There are two important reports on the U.S. labor market worth mentioning this morning. First, initial claims for unemployment benefits ended last week at 216K, according to new data from the Bureau of Labor Statistics. That is a decrease of 17K from the prior week and the 201st sub-300K print in a row. The fact that weekly jobless claims are only fractionally above the half-century low (202K) hit earlier last year highlights just how quickly the labor market is still able to absorb new entrants (job seekers). Moreover, claims starting 2019 off this low is especially encouraging given the additional headwinds of post-holiday separations and 350,000 furloughed government workers. Although the streak of improving claims figures will not last forever, incoming data continue to provide no warning signs.
Elsewhere, the latest job openings and labor turnover survey (JOLTS) from the Bureau of Labor Statistics showed that there were 6.888 million job openings in America in November (lagged release). That was a larger than expected decrease from October’s upward-revised print and the lowest reading since June. Hiring also contracted in November, but this will only become more common this late in the economic cycle as any remaining slack is removed from the labor market. More importantly, the number of job openings in November exceeded total hires for the 22nd month in a row, and employment vacancies outnumbered out-of-work Americans by 870,000. Both of those figures are historic extremes and highlight the difficulties U.S. businesses are having when trying to find qualified applicants for their vacant positions. Despite the clearly tight labor market, the ratio of quits to layoffs and discharges, an indicator of Americans’ willingness to give up their current job security for better employment opportunities, fell to a 1-year low in November. Although still at a historically strong reading, the latest decline in the quits ratio could suggest that a growing number of workers have become unsure about how long the favorable labor market will last. Another potential factor, though, is the recent acceleration in wage growth, which has likely caused more workers to postpone exploring other options.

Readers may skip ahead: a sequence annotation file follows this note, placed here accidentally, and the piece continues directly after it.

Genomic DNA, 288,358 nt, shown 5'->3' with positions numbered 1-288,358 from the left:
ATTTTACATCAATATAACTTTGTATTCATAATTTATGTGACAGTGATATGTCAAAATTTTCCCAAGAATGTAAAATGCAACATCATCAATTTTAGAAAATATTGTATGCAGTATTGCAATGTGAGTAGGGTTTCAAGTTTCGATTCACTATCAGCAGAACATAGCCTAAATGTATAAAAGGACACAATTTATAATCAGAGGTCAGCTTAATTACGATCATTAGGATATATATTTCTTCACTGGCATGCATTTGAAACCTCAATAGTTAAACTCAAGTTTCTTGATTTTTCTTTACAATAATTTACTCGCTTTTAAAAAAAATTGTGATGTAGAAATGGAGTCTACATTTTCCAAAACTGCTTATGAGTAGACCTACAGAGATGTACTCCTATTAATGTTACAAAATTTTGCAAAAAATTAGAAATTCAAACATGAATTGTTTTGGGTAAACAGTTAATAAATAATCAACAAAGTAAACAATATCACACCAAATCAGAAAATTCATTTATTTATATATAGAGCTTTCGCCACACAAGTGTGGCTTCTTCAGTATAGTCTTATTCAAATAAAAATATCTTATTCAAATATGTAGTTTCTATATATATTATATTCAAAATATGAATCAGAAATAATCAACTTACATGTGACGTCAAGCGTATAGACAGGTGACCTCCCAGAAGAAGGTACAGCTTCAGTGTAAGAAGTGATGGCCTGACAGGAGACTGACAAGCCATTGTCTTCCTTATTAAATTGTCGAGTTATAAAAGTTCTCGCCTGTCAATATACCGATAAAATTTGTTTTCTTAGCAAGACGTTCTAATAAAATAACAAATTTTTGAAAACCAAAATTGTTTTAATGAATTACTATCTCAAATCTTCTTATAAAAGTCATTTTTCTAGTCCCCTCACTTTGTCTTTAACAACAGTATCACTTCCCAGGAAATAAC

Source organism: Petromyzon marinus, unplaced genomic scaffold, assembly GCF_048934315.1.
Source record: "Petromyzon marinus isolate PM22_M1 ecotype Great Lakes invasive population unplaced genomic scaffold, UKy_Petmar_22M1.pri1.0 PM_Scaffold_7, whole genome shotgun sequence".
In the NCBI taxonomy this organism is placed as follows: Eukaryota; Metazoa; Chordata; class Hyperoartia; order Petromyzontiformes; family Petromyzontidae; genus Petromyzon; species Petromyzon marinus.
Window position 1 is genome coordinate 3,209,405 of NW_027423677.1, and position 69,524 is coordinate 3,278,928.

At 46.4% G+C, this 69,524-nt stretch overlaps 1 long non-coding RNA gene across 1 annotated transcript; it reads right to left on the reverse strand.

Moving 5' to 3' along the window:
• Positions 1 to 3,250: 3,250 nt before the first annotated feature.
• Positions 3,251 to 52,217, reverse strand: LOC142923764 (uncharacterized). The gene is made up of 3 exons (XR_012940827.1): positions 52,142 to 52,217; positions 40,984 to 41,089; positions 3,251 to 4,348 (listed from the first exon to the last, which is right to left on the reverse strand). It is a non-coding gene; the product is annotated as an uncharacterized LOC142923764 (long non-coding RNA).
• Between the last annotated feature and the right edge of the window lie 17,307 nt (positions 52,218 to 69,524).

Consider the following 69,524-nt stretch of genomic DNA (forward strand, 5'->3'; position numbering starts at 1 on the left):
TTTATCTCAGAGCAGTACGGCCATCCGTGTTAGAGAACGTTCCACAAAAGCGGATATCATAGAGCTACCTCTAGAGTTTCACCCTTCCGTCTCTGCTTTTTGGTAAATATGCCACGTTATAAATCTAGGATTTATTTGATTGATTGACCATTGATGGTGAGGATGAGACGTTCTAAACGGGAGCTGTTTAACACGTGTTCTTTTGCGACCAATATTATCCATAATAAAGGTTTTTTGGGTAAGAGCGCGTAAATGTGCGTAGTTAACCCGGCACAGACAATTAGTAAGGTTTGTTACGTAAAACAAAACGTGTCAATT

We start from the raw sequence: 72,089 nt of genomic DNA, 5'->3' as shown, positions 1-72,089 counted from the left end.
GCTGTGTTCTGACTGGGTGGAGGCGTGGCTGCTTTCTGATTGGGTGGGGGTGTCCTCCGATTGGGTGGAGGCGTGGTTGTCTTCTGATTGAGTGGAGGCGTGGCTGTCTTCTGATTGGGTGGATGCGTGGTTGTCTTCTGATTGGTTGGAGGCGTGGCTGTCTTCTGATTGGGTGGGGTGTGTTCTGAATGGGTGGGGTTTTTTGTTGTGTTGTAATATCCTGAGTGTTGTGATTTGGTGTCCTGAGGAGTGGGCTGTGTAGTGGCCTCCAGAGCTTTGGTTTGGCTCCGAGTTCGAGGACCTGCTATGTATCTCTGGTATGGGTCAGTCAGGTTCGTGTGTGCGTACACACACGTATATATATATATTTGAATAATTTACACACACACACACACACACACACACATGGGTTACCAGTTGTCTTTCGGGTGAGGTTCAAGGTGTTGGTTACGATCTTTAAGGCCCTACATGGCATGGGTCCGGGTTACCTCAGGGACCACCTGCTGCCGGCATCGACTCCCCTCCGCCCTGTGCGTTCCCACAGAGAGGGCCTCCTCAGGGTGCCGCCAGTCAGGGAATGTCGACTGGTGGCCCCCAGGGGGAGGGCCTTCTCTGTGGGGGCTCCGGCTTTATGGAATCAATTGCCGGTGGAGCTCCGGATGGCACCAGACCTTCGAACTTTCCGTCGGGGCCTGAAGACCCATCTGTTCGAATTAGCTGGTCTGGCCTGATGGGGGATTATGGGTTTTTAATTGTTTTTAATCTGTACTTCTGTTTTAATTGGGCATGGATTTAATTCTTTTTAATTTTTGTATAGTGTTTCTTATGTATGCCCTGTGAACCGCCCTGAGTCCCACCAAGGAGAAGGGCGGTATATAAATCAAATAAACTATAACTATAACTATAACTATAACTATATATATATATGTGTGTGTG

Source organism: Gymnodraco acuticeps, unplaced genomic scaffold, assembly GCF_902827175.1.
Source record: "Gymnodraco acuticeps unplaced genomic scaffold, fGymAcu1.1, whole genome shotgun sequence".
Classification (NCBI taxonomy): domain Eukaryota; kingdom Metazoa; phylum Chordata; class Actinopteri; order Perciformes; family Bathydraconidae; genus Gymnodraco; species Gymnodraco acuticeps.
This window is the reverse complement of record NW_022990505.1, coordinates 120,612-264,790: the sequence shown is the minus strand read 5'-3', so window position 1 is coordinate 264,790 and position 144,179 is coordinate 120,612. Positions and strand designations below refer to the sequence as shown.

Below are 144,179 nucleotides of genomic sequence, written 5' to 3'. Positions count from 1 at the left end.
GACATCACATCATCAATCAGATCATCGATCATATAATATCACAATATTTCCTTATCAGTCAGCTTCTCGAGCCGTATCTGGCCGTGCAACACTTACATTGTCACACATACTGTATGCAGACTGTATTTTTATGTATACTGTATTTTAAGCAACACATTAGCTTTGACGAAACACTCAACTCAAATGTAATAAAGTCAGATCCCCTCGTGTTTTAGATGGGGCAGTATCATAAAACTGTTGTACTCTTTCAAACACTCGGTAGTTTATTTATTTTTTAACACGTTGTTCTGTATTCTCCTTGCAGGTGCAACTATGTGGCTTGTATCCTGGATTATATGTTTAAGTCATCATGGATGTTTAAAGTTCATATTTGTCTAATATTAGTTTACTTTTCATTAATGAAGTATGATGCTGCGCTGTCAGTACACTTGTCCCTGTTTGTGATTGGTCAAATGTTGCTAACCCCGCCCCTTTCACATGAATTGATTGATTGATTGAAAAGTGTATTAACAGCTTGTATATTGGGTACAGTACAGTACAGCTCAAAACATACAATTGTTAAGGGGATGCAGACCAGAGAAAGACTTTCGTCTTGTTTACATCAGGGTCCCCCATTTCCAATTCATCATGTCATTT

Sources: Econoday, U.S. DoL, Bloomberg, FRBSL
Post author: Charles Couch